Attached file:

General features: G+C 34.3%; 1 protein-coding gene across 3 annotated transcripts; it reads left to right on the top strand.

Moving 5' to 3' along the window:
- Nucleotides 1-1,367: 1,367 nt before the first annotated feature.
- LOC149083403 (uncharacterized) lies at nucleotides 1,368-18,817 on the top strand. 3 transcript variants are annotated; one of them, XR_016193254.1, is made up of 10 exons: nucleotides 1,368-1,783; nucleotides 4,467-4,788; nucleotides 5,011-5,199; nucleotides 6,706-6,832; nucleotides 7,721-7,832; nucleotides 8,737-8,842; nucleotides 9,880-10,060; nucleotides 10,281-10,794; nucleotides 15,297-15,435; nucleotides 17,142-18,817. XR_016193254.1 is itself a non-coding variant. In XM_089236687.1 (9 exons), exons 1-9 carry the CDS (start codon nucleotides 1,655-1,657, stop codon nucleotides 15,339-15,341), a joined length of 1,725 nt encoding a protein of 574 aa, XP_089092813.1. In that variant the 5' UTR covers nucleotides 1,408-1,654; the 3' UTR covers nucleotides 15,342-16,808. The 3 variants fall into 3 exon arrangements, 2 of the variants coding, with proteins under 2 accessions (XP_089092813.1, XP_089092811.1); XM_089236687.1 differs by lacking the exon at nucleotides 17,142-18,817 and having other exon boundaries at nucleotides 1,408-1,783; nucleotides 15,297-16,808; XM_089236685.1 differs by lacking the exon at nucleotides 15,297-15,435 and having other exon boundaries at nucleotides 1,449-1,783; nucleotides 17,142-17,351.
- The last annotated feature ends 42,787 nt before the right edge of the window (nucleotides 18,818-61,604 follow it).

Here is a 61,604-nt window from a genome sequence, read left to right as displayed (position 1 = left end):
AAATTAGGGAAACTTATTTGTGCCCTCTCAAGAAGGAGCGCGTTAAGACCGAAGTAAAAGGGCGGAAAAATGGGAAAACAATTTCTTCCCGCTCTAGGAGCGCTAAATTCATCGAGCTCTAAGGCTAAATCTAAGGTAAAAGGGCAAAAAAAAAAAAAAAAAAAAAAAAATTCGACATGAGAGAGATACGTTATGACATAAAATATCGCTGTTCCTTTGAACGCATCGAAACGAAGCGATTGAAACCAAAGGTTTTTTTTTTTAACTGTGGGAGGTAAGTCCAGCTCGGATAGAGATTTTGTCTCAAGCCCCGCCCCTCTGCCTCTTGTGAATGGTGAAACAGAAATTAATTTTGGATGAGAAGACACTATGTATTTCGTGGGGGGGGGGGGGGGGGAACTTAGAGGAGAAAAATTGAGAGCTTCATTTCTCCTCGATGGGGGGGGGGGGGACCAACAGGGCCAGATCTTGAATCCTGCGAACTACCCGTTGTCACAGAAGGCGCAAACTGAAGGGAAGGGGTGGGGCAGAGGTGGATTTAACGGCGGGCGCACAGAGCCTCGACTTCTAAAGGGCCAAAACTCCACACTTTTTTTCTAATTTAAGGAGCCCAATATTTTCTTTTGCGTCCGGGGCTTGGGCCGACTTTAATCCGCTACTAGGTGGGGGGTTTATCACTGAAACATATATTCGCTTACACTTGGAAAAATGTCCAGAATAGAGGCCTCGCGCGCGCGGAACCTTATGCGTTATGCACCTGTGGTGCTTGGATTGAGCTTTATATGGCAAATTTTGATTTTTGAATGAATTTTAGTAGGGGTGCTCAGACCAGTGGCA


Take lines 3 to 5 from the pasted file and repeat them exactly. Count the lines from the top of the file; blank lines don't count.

- Nucleotides 1-1,367: 1,367 nt before the first annotated feature.
- LOC149083403 (uncharacterized) lies at nucleotides 1,368-18,817 on the top strand. 3 transcript variants are annotated; one of them, XR_016193254.1, is made up of 10 exons: nucleotides 1,368-1,783; nucleotides 4,467-4,788; nucleotides 5,011-5,199; nucleotides 6,706-6,832; nucleotides 7,721-7,832; nucleotides 8,737-8,842; nucleotides 9,880-10,060; nucleotides 10,281-10,794; nucleotides 15,297-15,435; nucleotides 17,142-18,817. XR_016193254.1 is itself a non-coding variant. In XM_089236687.1 (9 exons), exons 1-9 carry the CDS (start codon nucleotides 1,655-1,657, stop codon nucleotides 15,339-15,341), a joined length of 1,725 nt encoding a protein of 574 aa, XP_089092813.1. In that variant the 5' UTR covers nucleotides 1,408-1,654; the 3' UTR covers nucleotides 15,342-16,808. The 3 variants fall into 3 exon arrangements, 2 of the variants coding, with proteins under 2 accessions (XP_089092813.1, XP_089092811.1); XM_089236687.1 differs by lacking the exon at nucleotides 17,142-18,817 and having other exon boundaries at nucleotides 1,408-1,783; nucleotides 15,297-16,808; XM_089236685.1 differs by lacking the exon at nucleotides 15,297-15,435 and having other exon boundaries at nucleotides 1,449-1,783; nucleotides 17,142-17,351.
- The last annotated feature ends 42,787 nt before the right edge of the window (nucleotides 18,818-61,604 follow it).